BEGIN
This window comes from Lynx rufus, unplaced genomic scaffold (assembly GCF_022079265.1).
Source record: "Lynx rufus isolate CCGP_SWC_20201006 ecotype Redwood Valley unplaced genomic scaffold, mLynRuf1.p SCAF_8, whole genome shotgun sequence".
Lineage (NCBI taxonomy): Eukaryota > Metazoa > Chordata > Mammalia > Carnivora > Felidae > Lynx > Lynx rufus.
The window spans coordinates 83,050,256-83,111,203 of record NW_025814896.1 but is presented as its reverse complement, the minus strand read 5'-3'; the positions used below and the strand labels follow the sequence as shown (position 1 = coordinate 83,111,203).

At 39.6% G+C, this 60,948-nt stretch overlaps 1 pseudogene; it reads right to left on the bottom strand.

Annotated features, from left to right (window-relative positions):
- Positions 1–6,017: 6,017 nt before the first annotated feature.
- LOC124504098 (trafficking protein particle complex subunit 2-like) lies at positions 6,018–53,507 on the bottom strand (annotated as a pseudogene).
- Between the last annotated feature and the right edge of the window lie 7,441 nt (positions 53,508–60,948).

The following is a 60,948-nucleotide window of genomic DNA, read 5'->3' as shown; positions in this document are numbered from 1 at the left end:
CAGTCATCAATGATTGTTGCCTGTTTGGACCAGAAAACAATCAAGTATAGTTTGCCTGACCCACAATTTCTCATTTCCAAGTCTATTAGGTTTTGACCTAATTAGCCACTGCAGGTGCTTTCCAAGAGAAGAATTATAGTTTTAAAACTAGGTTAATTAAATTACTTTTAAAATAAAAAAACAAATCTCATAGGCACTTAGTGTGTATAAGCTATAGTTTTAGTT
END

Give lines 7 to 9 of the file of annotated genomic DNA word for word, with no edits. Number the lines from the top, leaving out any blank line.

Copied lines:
- Positions 1–6,017: 6,017 nt before the first annotated feature.
- LOC124504098 (trafficking protein particle complex subunit 2-like) lies at positions 6,018–53,507 on the bottom strand (annotated as a pseudogene).
- Between the last annotated feature and the right edge of the window lie 7,441 nt (positions 53,508–60,948).